After the war, the utility of the repeating rifle was abundantly clear to Black people who plainly needed more than the parchment barriers of the Fourteenth Amendment to protect them against both private terrorism and the overtly hostile state and local governments.
The Black Codes of this era (local and state laws that aimed to reinstitute slavery in a different form) reflected the age-old wisdom that subjugation requires disarmament. The Freedmen appreciated instinctively that arms were vital to their survival. They defied local and state disarmament efforts and defended their neighbors, friends and selves. We know from newspapers of the day, petitions to Congress, and reporting of Freedman’s Bureau agents that the right to arms was a paramount concern for those newly freed in the territory where they were recently enslaved.
By the end of the 19th century, the importance of repeating rifles to Black people was so well-established that storied anti-lynching advocate, Ida B. Wells, would declare, “A Winchester rifle should have a place of honor in every Black home.”
Wells’ praise of the Winchester was not empty rhetoric, and her perspective was not just historical. She was referencing two recent episodes, one in Jacksonville, Fla., and one in Paducah, Ky., where well-armed Black people thwarted lynch mobs.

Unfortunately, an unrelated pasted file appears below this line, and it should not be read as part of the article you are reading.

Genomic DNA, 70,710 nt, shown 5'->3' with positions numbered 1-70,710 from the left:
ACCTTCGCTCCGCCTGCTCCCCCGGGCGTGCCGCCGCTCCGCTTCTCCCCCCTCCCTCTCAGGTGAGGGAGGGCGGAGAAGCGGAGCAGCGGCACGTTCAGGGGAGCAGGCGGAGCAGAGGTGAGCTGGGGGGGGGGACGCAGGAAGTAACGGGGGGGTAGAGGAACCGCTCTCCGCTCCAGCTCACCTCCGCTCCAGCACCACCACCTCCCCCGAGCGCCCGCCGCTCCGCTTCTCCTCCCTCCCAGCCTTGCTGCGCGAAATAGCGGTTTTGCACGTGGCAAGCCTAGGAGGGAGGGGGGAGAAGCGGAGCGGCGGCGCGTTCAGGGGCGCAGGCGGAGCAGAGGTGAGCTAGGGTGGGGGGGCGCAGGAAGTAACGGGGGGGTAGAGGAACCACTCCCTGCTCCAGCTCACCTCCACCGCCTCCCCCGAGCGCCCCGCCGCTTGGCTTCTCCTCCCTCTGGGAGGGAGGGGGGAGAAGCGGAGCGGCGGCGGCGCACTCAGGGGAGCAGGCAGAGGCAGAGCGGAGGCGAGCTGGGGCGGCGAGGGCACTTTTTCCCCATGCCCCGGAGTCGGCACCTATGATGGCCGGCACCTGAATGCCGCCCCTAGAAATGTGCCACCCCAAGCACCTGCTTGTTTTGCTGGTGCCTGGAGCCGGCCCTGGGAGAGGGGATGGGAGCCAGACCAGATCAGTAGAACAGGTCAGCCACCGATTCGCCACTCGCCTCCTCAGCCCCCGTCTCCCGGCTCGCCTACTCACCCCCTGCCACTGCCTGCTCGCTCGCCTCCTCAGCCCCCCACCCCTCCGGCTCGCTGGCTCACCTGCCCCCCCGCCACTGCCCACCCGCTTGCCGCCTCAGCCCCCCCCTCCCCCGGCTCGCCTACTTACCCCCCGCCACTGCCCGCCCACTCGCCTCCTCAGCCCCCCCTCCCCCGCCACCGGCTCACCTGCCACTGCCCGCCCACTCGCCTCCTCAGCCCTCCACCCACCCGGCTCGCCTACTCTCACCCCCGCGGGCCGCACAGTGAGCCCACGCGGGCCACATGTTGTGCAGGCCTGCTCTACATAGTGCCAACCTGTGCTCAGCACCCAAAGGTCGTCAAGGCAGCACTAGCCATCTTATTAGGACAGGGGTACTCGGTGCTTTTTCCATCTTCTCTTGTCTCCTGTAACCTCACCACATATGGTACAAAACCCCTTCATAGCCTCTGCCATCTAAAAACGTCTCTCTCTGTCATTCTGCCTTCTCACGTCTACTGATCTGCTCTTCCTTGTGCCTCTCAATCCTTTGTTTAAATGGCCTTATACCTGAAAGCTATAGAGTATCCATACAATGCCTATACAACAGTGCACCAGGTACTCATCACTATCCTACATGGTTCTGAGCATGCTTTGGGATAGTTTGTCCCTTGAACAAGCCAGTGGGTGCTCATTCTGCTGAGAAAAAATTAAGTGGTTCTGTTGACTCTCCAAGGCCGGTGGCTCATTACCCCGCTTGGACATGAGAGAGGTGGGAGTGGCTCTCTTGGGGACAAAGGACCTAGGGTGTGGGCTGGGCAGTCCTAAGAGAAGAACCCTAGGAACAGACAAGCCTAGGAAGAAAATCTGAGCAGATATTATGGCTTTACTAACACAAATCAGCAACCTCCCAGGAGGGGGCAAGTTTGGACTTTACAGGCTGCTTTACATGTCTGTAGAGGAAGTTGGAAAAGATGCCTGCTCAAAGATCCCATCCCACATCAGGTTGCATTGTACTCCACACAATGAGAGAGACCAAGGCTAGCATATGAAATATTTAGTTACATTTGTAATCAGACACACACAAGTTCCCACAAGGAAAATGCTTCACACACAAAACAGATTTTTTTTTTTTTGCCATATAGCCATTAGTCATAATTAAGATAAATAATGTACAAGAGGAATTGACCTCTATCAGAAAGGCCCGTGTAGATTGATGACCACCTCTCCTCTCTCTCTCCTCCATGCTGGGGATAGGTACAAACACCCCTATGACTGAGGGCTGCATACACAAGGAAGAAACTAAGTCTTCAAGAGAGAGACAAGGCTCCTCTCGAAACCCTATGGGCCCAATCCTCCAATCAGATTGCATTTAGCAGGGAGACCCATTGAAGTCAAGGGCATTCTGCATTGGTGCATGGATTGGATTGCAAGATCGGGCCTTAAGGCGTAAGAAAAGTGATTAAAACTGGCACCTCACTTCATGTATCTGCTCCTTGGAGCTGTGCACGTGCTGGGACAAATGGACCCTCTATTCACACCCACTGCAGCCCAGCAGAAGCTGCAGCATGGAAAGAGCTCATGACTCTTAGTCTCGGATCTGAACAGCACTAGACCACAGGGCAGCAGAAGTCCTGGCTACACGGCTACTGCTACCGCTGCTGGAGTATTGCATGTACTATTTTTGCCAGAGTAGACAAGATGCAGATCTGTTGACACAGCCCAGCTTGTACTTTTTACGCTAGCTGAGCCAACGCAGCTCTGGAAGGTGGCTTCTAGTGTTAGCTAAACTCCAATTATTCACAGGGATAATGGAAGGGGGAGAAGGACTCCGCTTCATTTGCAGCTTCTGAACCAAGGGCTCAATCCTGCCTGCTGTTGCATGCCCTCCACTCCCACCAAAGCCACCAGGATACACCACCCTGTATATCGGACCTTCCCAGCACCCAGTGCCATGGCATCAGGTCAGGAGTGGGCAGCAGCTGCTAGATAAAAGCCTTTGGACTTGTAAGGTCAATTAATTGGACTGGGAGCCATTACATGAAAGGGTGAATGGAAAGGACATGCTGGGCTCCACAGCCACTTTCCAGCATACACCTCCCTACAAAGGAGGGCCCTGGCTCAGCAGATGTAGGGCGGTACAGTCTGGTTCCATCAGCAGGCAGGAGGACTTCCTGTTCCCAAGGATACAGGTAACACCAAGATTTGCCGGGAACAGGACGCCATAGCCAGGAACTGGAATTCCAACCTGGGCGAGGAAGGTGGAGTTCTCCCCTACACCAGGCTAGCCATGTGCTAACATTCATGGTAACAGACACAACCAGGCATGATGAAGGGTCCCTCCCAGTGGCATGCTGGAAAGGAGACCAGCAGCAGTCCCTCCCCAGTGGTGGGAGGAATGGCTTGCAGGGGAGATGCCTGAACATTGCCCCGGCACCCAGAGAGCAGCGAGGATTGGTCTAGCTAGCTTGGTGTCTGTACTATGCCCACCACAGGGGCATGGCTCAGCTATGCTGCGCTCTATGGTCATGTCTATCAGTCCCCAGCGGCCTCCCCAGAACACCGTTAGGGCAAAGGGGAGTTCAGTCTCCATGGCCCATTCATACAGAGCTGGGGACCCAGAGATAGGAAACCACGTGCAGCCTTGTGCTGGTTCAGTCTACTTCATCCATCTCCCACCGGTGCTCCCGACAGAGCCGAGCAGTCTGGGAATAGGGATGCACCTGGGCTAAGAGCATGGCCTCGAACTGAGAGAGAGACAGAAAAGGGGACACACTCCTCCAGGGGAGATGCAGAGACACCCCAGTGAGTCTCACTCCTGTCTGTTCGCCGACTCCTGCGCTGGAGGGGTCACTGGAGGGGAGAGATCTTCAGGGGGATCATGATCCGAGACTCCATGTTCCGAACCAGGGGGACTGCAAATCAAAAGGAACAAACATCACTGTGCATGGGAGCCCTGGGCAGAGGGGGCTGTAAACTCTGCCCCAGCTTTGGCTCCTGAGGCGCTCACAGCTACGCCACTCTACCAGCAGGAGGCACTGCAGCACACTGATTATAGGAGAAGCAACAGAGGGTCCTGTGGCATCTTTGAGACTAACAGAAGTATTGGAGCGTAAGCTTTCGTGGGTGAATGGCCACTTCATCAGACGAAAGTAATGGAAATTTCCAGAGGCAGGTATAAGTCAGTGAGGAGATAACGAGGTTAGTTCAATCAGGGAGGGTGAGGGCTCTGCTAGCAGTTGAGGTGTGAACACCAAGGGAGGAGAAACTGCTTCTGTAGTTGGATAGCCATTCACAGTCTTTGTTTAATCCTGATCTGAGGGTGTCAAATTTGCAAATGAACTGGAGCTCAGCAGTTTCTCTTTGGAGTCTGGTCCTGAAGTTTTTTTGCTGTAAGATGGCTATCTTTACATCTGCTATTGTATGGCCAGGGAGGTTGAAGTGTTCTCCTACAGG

Wells drew similar lessons from Black people using repeating technology in self-defense in Oklahoma. Seven months before she arrived, Black men wielding Winchester rifles defied a mob to rescue Edwin McCabe, the Black founder of Langston, Okla., who had the grand vision of becoming governor. After mobs in Memphis had lynched her best friend and sacked her newspaper, Wells traveled there in search of a more hospitable environment where she might recommend Black people to migrate.
Wells’ exhortation was heeded by countless men and women who faced petty tyranny and mobs during the first century of Black citizenship in America. And hers was not an isolated voice. The commitment to armed self-defense and the deployment of multi-shot and multi-projectile firearms was common from the leadership to the grassroots.
After the 1906 Atlanta race riot, W.E.B. Du Bois described buying a Winchester shotgun “and two dozen rounds of shells filled with buckshot,” as defense against roving mobs. Du Bois’ future compatriot at the National Association of Colored People (NAACP), Walter White, was only a boy at the time of the Atlanta riot, but he vividly recounted crouching with his father in a darkened parlor, clutching a rifle as a mob descended on his Atlanta neighborhood.